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Should a country/government give all its information to the citizens/public? If no, what information should the country not release?

This question is inspired by WikiLeaks and Julian Assange. I was wondering if you guys think there is some information about your country that the government can keep to itself. Or should you be granted access to all information regarding your country? This question is mainly about transparency and the government's right to have privacy from its citizens.

After some Googling, it seems this question is about open governments and how open they need to be for "effective public oversight" (thanks Wikipedia).

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    Oct 20 2013: Keeping information from the general public should be treated as a class 1 crime and punished with a life sentence. Accepting that your government can keep information secret should be treated as conspiracy to a class 1 crime and should be punished with a life sentence.
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      Oct 23 2013: I too like simple, clear laws. Yours is as good as any, and is probably doable with some effort. I confess that I have worked in the government myself, and have known secret information, but I'm glad to say it's now out of date so I should be safe under Provision #1 of the proposed law.

      Since most citizens seem to fall into Provision #2's class of conspirators (guilty of accepting that a gov't can conduct diplomatic or defense preparation without revealing details of the deliberations to the world), we could start by constructing jail space for about three billion criminals (adults only). This will give a boost to economies worldwide. We know that politicians are eager both to stimulate the economy and to avoid a lifetime in prison, so this program will undoubtedly be embraced with enthusiasm

      A web site could be devoted to publishing the security codes and arrangements, and the key patterns for Fort Knox and all other public buildings, and another site to publish everything the government knows about each of its citizens, such as your address, earnings, health records and whether you owe alimony. The addresses and security arrangements of ambassadors will be especially convenient to some.

      One of the most useful web sites may be the one that gives full recipes and techniques for making all known chemical and biological warfare agents and explosives. Some gov'ts, like the US, place air marshals on random flights in an effort to discourage evildoers. The detailed schedule of which flights they're on will be very helpful for those who are inconvenienced by not having this information.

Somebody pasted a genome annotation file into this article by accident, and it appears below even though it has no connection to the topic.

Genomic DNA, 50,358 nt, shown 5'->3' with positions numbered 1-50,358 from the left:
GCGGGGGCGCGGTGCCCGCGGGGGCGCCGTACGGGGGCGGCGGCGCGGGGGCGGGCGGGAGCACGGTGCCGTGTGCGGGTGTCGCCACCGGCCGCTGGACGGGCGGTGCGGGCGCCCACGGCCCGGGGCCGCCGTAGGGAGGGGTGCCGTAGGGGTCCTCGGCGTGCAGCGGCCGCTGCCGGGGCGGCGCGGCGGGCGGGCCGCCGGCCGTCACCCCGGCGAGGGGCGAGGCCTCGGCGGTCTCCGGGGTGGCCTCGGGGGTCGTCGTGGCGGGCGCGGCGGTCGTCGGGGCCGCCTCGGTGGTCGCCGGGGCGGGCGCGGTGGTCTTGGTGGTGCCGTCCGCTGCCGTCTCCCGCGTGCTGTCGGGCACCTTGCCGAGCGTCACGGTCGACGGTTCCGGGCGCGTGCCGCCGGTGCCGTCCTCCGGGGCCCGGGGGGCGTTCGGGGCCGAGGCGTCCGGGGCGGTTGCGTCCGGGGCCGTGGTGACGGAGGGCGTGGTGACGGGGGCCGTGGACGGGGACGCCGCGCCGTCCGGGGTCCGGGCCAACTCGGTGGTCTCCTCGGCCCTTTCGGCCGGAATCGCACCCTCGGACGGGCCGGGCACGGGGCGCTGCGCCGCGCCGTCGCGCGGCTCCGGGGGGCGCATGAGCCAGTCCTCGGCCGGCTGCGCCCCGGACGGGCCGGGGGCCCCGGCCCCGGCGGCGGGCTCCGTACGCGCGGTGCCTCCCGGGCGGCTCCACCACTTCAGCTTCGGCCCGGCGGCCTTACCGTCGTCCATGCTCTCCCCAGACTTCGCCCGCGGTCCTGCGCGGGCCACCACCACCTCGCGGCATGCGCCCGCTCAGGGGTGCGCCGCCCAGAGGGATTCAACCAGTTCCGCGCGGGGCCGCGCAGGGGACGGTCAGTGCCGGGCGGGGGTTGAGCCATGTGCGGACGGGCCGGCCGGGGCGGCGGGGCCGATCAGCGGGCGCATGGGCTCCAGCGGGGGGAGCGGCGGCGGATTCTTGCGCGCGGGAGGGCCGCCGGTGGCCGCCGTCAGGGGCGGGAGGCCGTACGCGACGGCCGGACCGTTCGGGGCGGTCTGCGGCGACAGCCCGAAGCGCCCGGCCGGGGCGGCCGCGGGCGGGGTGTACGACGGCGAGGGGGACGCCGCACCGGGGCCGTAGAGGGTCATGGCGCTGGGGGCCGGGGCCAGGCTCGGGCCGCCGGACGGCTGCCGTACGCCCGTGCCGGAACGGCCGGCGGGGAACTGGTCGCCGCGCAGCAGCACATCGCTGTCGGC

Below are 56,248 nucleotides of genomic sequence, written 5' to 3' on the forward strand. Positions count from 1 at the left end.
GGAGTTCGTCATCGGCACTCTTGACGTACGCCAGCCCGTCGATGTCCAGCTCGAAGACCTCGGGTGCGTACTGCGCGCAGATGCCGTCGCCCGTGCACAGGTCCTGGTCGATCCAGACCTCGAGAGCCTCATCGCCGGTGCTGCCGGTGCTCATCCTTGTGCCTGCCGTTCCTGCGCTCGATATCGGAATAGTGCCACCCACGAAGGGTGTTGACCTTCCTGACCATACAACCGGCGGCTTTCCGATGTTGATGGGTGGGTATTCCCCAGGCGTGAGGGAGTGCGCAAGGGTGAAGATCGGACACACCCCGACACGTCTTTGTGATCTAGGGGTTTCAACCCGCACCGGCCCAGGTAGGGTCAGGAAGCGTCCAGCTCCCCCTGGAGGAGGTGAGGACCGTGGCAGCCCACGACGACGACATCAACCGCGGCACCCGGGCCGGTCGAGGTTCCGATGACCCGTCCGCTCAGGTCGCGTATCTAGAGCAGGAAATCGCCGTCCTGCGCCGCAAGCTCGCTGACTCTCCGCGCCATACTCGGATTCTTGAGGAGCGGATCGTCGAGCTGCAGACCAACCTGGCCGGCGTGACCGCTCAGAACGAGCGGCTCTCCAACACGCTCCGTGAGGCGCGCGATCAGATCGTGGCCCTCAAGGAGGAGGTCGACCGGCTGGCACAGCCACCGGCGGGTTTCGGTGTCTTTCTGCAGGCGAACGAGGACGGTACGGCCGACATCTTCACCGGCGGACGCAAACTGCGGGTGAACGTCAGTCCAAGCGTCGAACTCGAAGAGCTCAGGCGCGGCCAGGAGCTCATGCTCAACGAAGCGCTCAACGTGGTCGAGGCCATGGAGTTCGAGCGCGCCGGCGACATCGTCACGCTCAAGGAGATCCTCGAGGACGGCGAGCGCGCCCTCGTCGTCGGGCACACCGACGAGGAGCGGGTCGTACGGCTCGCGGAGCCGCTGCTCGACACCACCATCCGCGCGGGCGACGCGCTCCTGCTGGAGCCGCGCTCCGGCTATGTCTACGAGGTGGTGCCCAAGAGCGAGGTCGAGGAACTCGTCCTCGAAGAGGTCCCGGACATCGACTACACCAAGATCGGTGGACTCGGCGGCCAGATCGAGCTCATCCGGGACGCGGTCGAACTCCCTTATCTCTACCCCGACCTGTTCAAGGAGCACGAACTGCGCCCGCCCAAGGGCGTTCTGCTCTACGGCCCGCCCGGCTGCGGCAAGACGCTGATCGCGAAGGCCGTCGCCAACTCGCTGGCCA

I agree that this will be a better world. Assuming that the life sentences are commutable, our three billion inmates could probably be released after a brief reeducation, which would unfortunately reduce the building program and negatively impact the building industry. But by that time we'll surely find other new crimes, such as taxing the people, that warrant incarceration.
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        Oct 23 2013: Paul, my phrasing clearly goes too far for you :) It's a way to express my opinion on the subject using an extreme expression: I'm not suggesting to actually implement such laws, that writing style simply means in common English that I'm strongly against secrets and secrecy, I do believe that on the long run secrecy damages the public by allowing a bunch of maniacs to do whatever they want with almost no control.

        I apologise for using metaphors and often also extreme dichotomies to express my opinion graphically, but I'm Italian, thus that phrasing style is embedded in my DNA.
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          Oct 24 2013: GDF:
          Hyperbole is at times an effective rhetorical tool, especially when the question under discussion seems outlandish, as here. So we've both had a good chuckle.
          Cheers,
          Paul
    • Oct 24 2013: The problem with this idea is that the law is too easily manipulated by money and power. Copyright being the prime example of the idea of rule of law being beat back many times by corporate money.

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